Sure, I remember “RHODA” being “moved around” after the first season, ‘pBOB’, because CBS programmer Fred Silverman made a BIG mistake by insisting she get married less than six weeks after the first episode, instead of letting a “courtship” between Rhoda and Joe Gerard [David Groh] “naturally” unfold during the first season. Silverman wanted BIG RATINGS for the series as well as CBS- and he got them, at the cost of almost destroying the show. He later admitted he HAD made a mistake in having Rhoda married earlier than planned. A married Rhoda was BORING in season two- and it led to a separation, then a divorce..and MANY shifts of nights and times to its “burial ground’ on Saturdays in the fall of 1978 [gone at the end of December]…if the producers thought having Brenda married would be an “aide” in luring viewers back in season five, too bad- the show was cancelled before such an episode could be produced! As for 20th Century-Fox, the current owners of “RHODA”- they don’t really care THAT MUCH maintaining about the MTM TV library: this is why season one on DVD was basically culled from edited “syndicated” prints of the series {where’s the opening sequence where Mary saw Rhoda off at the Minneapolis airport in the first episode? It was omitted from the syndicated version, that’s why!!!}. The quality of season two might be “acceptable” on DVD, but as I’ve said, the season where Rhoda was a “housewife” was boring….watch, and you’ll see why!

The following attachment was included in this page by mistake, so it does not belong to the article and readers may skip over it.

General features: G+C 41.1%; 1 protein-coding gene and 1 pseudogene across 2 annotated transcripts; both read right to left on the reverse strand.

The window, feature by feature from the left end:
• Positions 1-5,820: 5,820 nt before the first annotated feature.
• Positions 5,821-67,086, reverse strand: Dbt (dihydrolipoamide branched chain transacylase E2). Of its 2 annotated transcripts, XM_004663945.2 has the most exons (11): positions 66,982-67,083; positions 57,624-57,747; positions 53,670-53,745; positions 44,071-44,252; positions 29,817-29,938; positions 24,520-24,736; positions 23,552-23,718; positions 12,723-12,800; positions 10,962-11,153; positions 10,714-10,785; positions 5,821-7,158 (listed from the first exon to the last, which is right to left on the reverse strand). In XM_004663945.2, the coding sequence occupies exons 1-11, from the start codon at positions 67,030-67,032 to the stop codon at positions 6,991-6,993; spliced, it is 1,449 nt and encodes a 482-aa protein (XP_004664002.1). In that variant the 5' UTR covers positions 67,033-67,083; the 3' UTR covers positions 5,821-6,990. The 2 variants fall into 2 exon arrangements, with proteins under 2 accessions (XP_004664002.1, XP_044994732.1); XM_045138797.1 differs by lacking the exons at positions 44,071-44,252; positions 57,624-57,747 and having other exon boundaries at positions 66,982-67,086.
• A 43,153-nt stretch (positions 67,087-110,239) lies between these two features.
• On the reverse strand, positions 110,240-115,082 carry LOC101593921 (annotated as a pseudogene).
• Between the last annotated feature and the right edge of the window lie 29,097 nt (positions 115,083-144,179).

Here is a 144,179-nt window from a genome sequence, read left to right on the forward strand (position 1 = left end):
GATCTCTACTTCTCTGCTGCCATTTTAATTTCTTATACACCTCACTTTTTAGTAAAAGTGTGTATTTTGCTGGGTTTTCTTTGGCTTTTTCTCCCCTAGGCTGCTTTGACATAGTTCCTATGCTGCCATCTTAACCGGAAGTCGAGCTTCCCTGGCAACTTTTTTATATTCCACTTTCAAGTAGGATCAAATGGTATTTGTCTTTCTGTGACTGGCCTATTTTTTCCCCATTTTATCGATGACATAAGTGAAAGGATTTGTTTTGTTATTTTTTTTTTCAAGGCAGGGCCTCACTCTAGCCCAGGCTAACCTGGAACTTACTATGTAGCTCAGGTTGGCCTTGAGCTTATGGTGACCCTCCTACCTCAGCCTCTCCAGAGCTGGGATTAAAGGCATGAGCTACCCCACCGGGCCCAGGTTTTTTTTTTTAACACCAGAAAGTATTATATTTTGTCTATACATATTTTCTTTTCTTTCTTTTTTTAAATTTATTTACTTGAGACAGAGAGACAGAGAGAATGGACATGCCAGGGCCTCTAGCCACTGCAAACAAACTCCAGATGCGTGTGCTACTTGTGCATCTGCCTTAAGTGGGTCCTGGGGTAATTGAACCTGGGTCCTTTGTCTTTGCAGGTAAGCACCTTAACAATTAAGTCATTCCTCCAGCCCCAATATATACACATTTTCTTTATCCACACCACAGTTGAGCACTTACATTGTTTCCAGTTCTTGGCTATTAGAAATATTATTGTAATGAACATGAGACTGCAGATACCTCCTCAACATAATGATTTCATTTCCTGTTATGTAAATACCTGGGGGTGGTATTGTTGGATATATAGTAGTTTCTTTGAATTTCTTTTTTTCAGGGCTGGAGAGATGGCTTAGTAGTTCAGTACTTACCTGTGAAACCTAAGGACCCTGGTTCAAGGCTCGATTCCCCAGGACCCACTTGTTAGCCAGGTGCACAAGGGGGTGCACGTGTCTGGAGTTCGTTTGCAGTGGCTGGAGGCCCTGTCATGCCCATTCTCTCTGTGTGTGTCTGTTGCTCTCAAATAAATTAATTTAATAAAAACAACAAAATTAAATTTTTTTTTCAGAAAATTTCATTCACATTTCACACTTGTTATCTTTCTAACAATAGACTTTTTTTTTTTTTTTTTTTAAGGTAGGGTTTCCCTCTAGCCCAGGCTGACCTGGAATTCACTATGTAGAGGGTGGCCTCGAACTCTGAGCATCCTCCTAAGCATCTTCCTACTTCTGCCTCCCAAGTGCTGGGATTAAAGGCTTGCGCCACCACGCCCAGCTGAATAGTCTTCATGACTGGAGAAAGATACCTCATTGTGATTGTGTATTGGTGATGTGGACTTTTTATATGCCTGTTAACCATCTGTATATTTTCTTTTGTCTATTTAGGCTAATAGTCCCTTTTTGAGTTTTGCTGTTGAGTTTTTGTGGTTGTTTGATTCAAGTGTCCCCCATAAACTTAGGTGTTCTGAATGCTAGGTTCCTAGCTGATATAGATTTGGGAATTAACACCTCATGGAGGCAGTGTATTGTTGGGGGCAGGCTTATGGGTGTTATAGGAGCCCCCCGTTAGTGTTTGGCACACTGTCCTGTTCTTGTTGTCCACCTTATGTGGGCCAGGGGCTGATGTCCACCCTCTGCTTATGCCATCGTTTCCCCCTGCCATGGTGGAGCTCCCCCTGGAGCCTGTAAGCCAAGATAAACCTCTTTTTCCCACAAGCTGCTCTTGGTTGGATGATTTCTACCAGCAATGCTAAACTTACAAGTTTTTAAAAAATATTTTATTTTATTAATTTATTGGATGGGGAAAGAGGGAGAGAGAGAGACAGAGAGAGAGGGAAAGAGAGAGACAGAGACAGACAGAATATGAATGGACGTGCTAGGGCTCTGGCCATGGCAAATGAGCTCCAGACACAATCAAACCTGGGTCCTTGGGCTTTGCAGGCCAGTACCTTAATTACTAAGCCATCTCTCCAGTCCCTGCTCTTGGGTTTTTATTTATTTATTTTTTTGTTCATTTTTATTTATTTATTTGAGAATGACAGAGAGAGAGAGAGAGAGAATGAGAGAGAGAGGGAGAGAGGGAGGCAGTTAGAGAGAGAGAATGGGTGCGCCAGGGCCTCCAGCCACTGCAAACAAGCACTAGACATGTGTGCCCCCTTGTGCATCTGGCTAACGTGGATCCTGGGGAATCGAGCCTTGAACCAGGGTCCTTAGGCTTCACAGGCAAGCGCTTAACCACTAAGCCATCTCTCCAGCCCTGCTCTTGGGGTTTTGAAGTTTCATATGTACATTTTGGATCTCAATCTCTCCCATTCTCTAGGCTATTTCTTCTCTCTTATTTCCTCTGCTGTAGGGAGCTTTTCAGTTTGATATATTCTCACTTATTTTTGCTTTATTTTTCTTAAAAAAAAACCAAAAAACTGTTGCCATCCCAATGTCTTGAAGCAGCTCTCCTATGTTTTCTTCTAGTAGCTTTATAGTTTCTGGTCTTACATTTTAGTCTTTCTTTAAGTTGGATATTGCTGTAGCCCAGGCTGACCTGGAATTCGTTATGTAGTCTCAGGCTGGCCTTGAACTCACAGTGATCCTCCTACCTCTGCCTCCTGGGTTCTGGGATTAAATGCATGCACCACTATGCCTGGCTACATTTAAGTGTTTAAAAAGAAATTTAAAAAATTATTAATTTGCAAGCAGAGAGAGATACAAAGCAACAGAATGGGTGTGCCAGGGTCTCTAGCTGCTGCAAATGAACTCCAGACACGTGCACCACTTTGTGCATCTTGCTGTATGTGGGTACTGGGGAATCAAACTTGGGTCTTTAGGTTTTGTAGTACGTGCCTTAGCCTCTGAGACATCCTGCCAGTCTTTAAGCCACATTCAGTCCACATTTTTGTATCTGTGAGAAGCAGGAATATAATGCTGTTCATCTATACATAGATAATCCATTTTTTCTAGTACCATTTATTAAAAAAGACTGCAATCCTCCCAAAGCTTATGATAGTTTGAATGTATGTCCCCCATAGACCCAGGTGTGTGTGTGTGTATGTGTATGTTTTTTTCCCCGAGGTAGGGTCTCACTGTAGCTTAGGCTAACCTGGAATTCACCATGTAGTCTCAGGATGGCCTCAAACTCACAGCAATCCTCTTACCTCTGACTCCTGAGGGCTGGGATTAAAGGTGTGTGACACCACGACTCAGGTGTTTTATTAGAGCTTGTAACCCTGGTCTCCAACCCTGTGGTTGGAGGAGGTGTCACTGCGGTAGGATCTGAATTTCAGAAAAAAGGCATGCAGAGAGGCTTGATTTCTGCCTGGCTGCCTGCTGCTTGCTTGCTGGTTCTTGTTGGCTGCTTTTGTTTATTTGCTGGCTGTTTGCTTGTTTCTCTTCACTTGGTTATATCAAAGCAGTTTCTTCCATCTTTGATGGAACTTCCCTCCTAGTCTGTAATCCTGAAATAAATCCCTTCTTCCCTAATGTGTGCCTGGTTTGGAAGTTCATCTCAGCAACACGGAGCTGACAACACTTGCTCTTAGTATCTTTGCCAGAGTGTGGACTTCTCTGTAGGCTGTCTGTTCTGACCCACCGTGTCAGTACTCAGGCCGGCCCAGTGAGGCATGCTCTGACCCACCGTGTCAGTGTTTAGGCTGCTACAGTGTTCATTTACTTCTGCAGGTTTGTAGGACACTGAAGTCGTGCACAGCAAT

• DuMont says:

    While in retrospect, marrying Rhoda off so fast may have been a mistake, the initial CBS justification being that they wanted to create a differentiated comedy with ‘Rhoda’ as a hip young married woman compared to ever-single Mary on ‘The Mary Tyler Moore Show’. ‘Rhoda’ was also skedded Mondays at 9:30 pm out of ‘Maude’, and Mr. Silverman may have been trying to fashion a W18-54 targeted funny married-couples block leading into ‘Medical Centre’.

    I think the concept changes and creative struggles endured by ‘Rhoda’ had more to do with unlucky casting. I was never a fan of Mr. David Groh in the role of Joe. To me, Mr. Groh always seemed kind of pissed off and grouchy. And back at the time of spinoff from Mary, much of the comedic situations were planned to leverage the talents of Miss Nancy Walker as Rhoda’s mother, who became less and less available as the series progressed.

    The best, most memorable episodes of the series were those that had Miss Nancy Walker as a recurring regular. Her character was only seen in about a third of the 1974-1978 episodes (mostly 1974-76) due to her multitude of acting obligations. She was already a recurring regular in ‘McMillan & Wife’ 1971-76, then a new-to-ABC Mr. Silverman poached her over to ABC in a comedy development deal which led to her eventually headlining in two ABC sitcoms ‘The Nancy Walker Show’ in 1976-77 and ‘Blansky’s Beauties’ in 1977. Had Miss Walker been more integral in ‘Rhoda’ as the ever-interfering mother-in-law, perhaps the marital comedy would have been funnier, and the marriage to Joe would have endured the series.

    While traveling recently, I was able to get American Life Television network, and it was such a treat to see the ‘Rhoda’/’Phyllis’ block on tv again in the mornings and afternoons.